Tag Archives: #Check-HCL

PowerCLI Script to verify ESXi 6.5 support

VMware vSphere 6.5 is here and a lot of systems are no longer supported. Use the following script to verify that ESXi hosts in your environment are certified for running ESXi 6.5. The script generated the following output for all hosts onnected to the vCenter.

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vSphere 5.0 and 5.1 End of Support 2016-08-24

vsphere-5Today, 5 years after the release vSphere 5.0 and vSphere 5.1, end of support for both products has been reached and enters the technical guidance phase starts.

If not are not aware of the EOS, I encourage you to use my VMware Product End Of Support Countdown to keep an eye on EOS dates (It also supports ics based calendar reminders).

Currently, the only fully supported versions are

  • vSphere 5.5
  • vSphere 6.0

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Script to verify ESXi 5.5 and 6.0 support

End of Support for vSphere 5.0 & 5.1 is reached soon. Use the following script to verify that you ESXi hosts are supported for 5.5 and 6.0. The script generated the following output that explains which releases are supported for all ESXi hosts connected to the vCenter.supported-releases Read more »

vSphere 5.0 & 5.1 End of Support soon - Upgrade your ESXi Hosts

hcl-60You might be aware that General Support for VMware vSphere 5.0 and 5.1 ends in about 4 weeks at August 24th. If not, I encourage you to use my VMware Product End Of Support Countdown to keep an eye on EOS dates (It also supports ics based calendar reminders).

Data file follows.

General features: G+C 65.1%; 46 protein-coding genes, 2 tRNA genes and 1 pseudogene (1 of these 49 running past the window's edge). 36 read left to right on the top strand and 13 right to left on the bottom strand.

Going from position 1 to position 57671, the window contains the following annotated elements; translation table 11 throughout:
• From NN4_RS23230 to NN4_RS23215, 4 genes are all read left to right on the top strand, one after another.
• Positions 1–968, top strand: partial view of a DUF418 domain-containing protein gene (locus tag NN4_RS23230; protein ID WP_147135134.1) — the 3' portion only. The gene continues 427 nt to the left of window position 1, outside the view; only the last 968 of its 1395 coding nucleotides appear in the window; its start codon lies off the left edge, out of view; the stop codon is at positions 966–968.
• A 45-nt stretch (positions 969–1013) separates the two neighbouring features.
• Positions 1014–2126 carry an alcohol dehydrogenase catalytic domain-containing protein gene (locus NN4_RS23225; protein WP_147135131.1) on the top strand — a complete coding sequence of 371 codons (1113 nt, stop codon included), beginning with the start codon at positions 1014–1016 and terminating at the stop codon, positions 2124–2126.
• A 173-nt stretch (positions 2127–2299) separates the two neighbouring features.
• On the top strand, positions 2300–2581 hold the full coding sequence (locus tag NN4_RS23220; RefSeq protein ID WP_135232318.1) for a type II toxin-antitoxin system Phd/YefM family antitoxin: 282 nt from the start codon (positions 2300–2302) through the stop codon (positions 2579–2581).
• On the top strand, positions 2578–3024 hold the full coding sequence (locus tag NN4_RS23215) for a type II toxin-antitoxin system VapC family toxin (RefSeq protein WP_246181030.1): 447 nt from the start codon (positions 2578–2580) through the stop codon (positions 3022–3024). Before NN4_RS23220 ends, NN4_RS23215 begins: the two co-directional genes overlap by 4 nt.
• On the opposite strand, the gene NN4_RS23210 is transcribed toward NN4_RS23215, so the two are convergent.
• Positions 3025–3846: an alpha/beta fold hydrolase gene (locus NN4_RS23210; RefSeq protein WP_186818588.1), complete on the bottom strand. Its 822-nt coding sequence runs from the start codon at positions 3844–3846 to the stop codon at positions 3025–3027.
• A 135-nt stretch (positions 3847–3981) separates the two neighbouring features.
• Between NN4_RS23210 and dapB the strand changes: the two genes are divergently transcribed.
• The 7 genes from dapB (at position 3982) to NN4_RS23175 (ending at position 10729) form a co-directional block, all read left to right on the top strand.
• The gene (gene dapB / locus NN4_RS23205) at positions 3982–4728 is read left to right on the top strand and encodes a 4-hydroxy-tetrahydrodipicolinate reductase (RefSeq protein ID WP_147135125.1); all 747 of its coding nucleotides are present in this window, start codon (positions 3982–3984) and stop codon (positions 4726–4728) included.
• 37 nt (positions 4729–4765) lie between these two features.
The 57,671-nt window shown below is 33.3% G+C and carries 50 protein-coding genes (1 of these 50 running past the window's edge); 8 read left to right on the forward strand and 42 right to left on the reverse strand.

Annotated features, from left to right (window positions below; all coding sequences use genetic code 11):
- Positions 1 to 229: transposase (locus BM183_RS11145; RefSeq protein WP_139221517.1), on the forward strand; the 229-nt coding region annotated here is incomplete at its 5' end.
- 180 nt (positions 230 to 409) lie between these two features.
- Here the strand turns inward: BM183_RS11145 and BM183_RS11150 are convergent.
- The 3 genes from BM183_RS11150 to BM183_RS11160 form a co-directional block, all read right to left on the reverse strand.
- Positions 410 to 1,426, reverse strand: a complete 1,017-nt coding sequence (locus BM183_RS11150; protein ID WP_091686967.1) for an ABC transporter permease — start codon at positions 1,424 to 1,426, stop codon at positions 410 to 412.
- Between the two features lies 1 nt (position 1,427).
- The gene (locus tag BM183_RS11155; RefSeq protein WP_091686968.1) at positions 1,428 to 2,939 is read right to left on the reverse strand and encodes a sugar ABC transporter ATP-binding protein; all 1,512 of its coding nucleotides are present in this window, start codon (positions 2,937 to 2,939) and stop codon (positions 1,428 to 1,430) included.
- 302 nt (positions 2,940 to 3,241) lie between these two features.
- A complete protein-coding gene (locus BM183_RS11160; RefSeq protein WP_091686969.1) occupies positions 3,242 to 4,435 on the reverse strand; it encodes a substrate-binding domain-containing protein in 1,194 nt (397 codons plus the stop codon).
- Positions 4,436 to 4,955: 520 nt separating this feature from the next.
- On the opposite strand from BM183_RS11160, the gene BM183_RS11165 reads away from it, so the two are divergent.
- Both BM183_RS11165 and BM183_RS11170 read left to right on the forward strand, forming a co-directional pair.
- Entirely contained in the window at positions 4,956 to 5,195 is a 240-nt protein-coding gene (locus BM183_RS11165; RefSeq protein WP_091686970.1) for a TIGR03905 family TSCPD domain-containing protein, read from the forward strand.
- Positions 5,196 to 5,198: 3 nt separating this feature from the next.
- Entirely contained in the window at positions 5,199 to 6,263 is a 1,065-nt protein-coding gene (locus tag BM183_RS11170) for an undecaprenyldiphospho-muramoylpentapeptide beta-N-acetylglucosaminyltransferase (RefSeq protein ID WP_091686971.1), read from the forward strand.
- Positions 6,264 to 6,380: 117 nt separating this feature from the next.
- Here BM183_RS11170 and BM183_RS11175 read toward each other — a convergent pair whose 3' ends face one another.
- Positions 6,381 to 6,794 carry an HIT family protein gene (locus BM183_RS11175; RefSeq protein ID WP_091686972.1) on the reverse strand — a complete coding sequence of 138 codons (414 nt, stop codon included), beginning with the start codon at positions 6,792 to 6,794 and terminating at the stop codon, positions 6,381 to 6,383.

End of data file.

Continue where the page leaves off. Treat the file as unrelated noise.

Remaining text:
If you are not running on ESXi 5.5 or ESXi 6.0, it is time to upgrade now. Prior to upgrade, please check VMware Compatibility Guide (HCL) to verify that your server is supported for the targeted vSphere release.

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VMware HCL Check with PowerCLI (Proof of Concept)

Announced in my VMware HCL in JSON Format post a few days ago, here is now a working version of my script. The script does not create a fancy report at the moment, it just writes some output and the result. It's only intended to show that it actually works. Here is an example:


There are still some problems, but especially with HP, Dell or IBM Systems, it produces good results.

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VMware HCL in JSON Format

When you want to upgrade ESXi hosts, or just want do create health reports, you might want to verify that the system is listed in VMwares HCL. The HCL is currently only provided as website which might be a problem for automated reports. To make HCL checks, I've transformed the HCL into the JSON format, which works great in scripts. Here is the result:


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Check VMware HCL with PowerCLI (half-done, need assistance)

It's on my to-do list for quite a long time: Create a Script that checks hardware against VMwares HCL. There are some problems that needs to be solved to automate the process. My main problems are matching the installed ESXi version to the release Level (eg. 5.5 U2, 6.0, 6.0 U1,...), integrating the HCL into a script and matching HCL to the physical hardware.

This is what I can do today with PowerCLI, basically by running "Get-VMHost | Check-HCL":
I'm not sure if anyone is interested in automating HCL checks because I couldn't find any scripts online. If you are interested, nice! I need assistance...

I need a larger pool of hardware information to know how hardware identifies itself. So if you want to support me, please run the following PowerCLI command and send me the output (Just Copy/Paste CSV file contents to my Contact Form, or send me an eMail. I will respond with the output of my script as shown above). If you don't want to disclose your hostnames, just remove the "Name" part in the command, or replace the content with dummy-names.

Get-VMHost |select Name,Build,Manufacturer,Model,ProcessorType |Export-Csv hosts.csv -NoTypeInformation

If you are interested in how the script works, or the script/function itself, feel free to contact me. (It's unfinished spaghetti code....)

Some additional features:


Display VMware HCL link (For further verification)


Display all supported ESXi versions for the hardware